PROFILE OF JPMORGAN CHASE & CO.
1.1 Introduction of the Company
JPMorgan Chase & Co. (NYSE: JPM) is an American multinational banking corporation of securities, investments and retail. It is the largest bank in the United States by assets, and as of 2012, it ranks as the second largest bank in the world by assets. It is a major provider of financial services, with assets of $2.509 trillion. The hedge fund unit of JPMorgan Chase is one of the largest hedge funds in the United States. It was formed in 2000, when Chase Manhattan Corporation merged with J.P Morgan & Co. JPMorgan Chase is one of the Big Four banks of the United States with Bank of America, Citigroup and Wells Fargo. According to Bloomberg, as of October 2011 JPMorgan Chase surpassed Bank of America as the largest U.S. bank by assets. Through its predecessor, the Bank of the Manhattan Company, it is the 22nd oldest bank in the world. Similarly, according to Forbs magazine, JPMorgan Chase & Co. is the world's second largest public company based on a composite ranking and at 16th position of fortune 500 list from previous rank 13. The Bank of America Corporation stands at first and Citigroup at second place based on the composite ranking. Through a continuous operation in the market for over 160 year, J.P. Morgan has been upgrading and strengthening its hold in the U.S market. Currently the firm is operating its business in 6 major area of expertise which includes:
1] Asset Management
2] Commercial Banking
3] Investment Bank
4] Private Bank
5] Securities Services
6] Treasury Services
1.2 History of JPMorgan Chase & Co.
The heritage of the House of Morgan traces its roots to the partnership of Drexel, Morgan & Co., which in 1895 was renamed J.P. Morgan & Co. (see also: J. Pierpont Morgan). Arguably the most influential financial institution of its era, J.P. Morgan & Co. financed the formation of the United States Steel Corporation, which took over the business of Andrew Carnegie and others and was the world's first billion-dollar corporation. In 1895, J.P. Morgan & Co. supplied the United States government with $62 million in gold to float a bond issue and restore the treasury surplus of $100 million. Built in 1914, 23 Wall Street was known as the "House of Morgan", and for decades the bank's headquarters was the most important address in American finance. At noon, on September 16, 1920, a terrorist bomb exploded in front of the bank, injuring 400 and killing 38. In the 1930s, all of J.P. Morgan & Co. along with all integrated banking businesses in the United States, was required by the provisions of the Glass–Steagall Act to separate its investment banking from its commercial banking operations. J.P. Morgan & Co. chose to operate as a commercial bank, because at the time commercial lending was perceived as more profitable and prestigious. Additionally, many within J.P. Morgan believed that a change in political climate would eventually allow the company to resume its securities businesses but it would be nearly impossible to reconstitute the bank if it were disassembled. In 1935, after being barred from securities business for over a year, the heads of J.P. Morgan spun off its investment-banking operations. Led by J.P. Morgan partners, Henry S. Morgan (son of Jack Morgan and grandson of J. Pierpont Morgan) and Harold Stanley, Morgan Stanley was founded on September 16, 1935 with $6.6 million of nonvoting preferred stock from J.P. Morgan partners. In order to bolster its position, in 1959, J.P. Morgan merged with the Guaranty Trust Company of New York to form the Morgan Guaranty Trust Company. The bank would continue to operate as Morgan Guaranty Trust until the 1980s, before beginning to migrate back toward the use of the J.P. Morgan brand. In 1984, the group finally purchased the Purdue National Corporation of Lafayette Indiana, uniting a history between the two figures of Salmon Portland Chase and John Purdue. In 1988, the...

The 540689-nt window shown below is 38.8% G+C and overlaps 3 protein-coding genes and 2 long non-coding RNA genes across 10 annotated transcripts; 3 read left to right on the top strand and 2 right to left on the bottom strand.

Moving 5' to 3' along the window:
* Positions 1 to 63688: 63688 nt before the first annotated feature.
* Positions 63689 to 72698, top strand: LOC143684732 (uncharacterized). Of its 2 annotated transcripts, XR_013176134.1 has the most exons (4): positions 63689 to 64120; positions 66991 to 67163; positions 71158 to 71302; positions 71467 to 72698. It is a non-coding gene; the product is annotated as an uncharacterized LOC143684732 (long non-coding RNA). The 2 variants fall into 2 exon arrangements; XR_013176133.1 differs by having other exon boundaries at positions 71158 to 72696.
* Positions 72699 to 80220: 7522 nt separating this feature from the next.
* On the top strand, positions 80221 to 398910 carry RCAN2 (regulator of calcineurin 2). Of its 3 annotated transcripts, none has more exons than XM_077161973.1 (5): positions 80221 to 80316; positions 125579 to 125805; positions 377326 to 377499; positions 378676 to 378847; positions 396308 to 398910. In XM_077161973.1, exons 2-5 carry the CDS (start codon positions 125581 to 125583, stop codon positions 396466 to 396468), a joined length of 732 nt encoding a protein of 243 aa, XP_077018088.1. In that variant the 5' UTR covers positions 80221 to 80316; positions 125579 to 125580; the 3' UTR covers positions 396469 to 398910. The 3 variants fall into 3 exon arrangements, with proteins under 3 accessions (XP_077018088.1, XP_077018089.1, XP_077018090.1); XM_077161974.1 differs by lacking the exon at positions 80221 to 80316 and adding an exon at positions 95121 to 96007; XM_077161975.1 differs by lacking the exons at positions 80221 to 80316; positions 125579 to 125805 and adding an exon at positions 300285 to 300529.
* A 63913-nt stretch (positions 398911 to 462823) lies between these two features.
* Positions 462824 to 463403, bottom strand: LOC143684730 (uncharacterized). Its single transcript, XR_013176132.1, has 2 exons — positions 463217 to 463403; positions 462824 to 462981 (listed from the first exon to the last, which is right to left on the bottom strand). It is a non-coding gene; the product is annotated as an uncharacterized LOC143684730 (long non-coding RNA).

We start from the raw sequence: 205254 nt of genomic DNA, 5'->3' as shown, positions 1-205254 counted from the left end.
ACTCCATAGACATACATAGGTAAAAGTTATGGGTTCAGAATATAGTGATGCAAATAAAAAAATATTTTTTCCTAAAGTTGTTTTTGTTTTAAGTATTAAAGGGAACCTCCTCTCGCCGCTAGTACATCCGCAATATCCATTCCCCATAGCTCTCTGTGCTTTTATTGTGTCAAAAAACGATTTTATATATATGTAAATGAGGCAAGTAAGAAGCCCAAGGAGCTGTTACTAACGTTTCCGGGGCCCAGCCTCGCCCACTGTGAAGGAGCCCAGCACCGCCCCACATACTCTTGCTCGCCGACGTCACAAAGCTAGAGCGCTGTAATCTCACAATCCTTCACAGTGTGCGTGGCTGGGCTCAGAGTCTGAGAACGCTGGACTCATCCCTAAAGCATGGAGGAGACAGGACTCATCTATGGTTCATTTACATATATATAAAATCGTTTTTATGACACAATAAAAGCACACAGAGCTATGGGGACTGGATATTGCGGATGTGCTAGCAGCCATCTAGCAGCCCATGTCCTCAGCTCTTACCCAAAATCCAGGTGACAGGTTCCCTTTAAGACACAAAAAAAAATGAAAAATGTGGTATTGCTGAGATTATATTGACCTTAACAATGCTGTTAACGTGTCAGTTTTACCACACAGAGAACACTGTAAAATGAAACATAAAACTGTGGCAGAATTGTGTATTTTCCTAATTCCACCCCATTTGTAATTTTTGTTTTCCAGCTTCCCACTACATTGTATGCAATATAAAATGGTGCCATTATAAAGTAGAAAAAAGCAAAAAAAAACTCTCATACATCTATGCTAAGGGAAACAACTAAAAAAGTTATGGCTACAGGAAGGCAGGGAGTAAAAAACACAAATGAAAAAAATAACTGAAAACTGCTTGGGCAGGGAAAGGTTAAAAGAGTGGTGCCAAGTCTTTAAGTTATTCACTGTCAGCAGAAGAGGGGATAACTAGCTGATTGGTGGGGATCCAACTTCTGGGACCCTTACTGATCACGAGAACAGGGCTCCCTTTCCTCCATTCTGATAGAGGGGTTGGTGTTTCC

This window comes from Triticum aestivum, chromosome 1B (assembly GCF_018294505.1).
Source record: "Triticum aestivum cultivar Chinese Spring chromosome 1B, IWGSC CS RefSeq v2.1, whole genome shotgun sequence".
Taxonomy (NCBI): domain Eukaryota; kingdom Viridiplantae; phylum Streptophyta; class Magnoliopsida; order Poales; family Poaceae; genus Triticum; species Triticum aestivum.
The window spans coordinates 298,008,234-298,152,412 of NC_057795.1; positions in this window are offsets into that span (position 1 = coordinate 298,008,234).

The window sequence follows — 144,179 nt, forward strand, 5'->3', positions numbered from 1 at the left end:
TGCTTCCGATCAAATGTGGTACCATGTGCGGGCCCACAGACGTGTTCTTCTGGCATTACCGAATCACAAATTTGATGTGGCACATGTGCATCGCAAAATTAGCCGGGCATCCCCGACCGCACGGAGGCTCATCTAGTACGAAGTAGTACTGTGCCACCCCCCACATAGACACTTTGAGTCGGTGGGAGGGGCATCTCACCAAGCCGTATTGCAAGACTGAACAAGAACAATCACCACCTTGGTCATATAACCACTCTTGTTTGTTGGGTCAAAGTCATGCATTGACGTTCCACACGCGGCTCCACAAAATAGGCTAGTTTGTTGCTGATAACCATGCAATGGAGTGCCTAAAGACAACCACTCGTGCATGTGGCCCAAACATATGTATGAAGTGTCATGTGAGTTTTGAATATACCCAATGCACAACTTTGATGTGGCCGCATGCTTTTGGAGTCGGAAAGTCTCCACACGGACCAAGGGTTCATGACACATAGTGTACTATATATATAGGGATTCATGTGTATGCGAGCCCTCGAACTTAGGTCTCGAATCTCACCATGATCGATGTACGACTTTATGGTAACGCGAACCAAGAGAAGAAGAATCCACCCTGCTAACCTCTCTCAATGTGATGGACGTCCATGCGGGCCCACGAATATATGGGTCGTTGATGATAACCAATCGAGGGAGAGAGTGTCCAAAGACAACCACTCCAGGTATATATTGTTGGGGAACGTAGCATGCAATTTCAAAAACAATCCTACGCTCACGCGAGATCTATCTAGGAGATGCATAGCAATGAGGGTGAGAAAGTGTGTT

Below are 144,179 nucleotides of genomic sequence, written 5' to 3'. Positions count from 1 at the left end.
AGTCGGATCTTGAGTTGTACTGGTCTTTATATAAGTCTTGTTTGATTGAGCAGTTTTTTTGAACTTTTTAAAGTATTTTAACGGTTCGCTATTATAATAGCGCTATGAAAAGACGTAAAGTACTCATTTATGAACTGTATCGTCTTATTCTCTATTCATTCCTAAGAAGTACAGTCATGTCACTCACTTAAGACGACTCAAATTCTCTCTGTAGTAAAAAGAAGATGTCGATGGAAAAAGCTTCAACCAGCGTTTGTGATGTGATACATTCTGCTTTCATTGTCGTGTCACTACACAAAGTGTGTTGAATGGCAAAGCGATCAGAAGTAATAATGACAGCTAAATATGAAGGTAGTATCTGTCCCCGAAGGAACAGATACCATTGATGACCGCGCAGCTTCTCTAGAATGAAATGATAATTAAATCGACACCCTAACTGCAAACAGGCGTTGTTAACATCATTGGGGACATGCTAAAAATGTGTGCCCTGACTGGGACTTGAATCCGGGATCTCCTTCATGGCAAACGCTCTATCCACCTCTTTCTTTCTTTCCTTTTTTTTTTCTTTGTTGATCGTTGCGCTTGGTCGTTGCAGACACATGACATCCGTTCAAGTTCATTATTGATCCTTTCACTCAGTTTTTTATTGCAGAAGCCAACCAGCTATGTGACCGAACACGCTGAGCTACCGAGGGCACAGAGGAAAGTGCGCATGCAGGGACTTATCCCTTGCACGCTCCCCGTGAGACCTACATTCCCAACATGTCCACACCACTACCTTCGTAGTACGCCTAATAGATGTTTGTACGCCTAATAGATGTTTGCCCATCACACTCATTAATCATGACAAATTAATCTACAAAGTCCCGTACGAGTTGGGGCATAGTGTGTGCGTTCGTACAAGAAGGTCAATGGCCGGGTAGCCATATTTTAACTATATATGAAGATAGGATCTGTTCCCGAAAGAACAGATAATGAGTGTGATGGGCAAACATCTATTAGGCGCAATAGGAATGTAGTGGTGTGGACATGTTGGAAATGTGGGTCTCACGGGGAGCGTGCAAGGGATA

Please join StudyMode to read the full document